Phil Hearn: Blogger, Writer & Founder of MRDC Software Ltd.

12 ways to report your market research data

There are an increasing number of ways to report market research data. Some take little effort, while others need careful consideration before undertaking. This is not an exhaustive list but illustrates the wide range of options available. You will find in some cases that I have differentiated between basic and complex outputs, as the cost, effort, or timescales will vary considerably. MRDC Software can help you with all of these reporting methods. So, let’s get started.

  1. Cross-tabulations

Let’s start with cross-tabulations, arguably the oldest form of reporting. These allow you to see questions and variables tabulated (or cross-analysed) by one another. For example, you can easily compare the percentage of survey respondents giving answers by key demographics. 55% of young respondents may use a product or have a particular preference, whilst only 42% of older respondents may share the same opinion. Cross-tabulations can show data from complex variables in an easily readable format. Products such as MRDCL are capable of any cross-tabulations, whilst easier-to-use programs, such as Snap and QPSMR, can handle most standard cross-tabulation requirements. We also have Resolve, a product that allows you to freely share project data with colleagues and clients. In my view, cross-tabulations are often underutilised as topline counts and percentages (often called frequencies) and charting have become quicker delivery methods to give an overview and reduce timescales. For in-depth analysis, cross-tabulations offer much more. Cross-tabulations are an excellent way to show significant differences in data, a proven statistical method to highlight potential insights.

  2. Pivot tables in Excel

Excel contains a powerful tabulation component which can handle large numbers of records quickly and easily. Pivot tables can produce quick cross-tabulations, scale data by quantities and show data nested (e.g. age group within gender). However, flexibility can be problematic, as grouping data categories and building variables is tedious or impractical. However, providing data in Excel ready for pivot tables is a good route for more straightforward surveys.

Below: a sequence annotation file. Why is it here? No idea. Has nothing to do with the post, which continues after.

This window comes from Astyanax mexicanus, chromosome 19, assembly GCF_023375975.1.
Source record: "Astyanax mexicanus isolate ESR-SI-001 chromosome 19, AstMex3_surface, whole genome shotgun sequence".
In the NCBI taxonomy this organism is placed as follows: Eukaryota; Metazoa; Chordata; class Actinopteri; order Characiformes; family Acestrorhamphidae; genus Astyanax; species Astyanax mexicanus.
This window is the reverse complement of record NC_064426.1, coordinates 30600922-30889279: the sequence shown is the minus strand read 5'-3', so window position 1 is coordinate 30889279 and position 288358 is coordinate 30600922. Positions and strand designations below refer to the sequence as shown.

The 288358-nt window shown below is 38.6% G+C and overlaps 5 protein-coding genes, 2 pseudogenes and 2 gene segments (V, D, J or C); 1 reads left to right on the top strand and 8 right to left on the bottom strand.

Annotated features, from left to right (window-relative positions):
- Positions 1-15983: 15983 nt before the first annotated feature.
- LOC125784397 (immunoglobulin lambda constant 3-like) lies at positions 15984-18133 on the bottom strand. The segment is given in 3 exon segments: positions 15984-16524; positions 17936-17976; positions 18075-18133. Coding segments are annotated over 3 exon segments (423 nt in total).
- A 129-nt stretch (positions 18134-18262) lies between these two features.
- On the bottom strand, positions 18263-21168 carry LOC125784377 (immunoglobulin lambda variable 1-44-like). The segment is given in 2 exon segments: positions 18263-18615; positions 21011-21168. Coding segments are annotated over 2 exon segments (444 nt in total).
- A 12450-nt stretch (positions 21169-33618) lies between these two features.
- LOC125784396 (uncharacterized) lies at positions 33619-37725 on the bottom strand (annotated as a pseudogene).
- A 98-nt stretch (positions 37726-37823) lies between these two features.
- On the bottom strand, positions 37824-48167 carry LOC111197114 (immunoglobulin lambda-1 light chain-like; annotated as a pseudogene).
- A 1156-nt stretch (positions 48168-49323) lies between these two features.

3. Charts in Excel and PowerPoint

Excel and PowerPoint were born in the 1980s, but it was not until the mid-1990s that market research started to adopt these products as the standard way of charting survey data. Since then, improvements have been made to the available tools, but there have been relatively few significant improvements except to make reports visually more appealing. It is possible to automate charts in Excel and PowerPoint using VBA (Visual Basic for Applications), which is part of Excel or other programming languages. There are a small number of products that provide an interface to generate Excel and PowerPoint outputs.

  4. Excel reports

Excel is often underestimated as a reporting tool. Its grid-like appearance seems at first sight to be too rigorous for attractive-looking reports. However, with some basic formatting, reports can look professional, and when saved as PDF, they can look as good as many other documents. Automating reports in Excel is possible using VBA and other programming languages that can access Excel and manipulate its output. Automated reports can be achieved using these programming languages, producing thousands of reports if necessary.

  5. Freely distributable crosstab software

A few free products are available to conduct online surveys, although most charge fees for a fully-featured version or to carry anything other than very small surveys. When it comes to sharing a project with colleagues or clients for crosstabs and basic charts, we have a free solution for projects of any size. Our Resolve product requires that a project has been processed in MRDCL or QPSMR. Importing a project to MRDCL or QPSMR from most products is easy. You can then freely distribute the project to as many users as you wish. A Premium version of Resolve is available for a small cost; this gives you access to complex analyses, which can even be customised to meet your precise requirements. However, most users of Resolve find the free Base version meets all their crosstab and charting needs.

  6. Smart reports

Smart reports are automated reports with different content, which depends on one or more criteria. For example, a retail outlet scoring highly in a customer feedback survey may show its top ten strengths, whereas, for a low-scoring outlet, the ten areas for improvement may be displayed. Calculated data can be embedded in the report with different commentary dependent on the results. Snap is an ideal product that you can use for this type of work.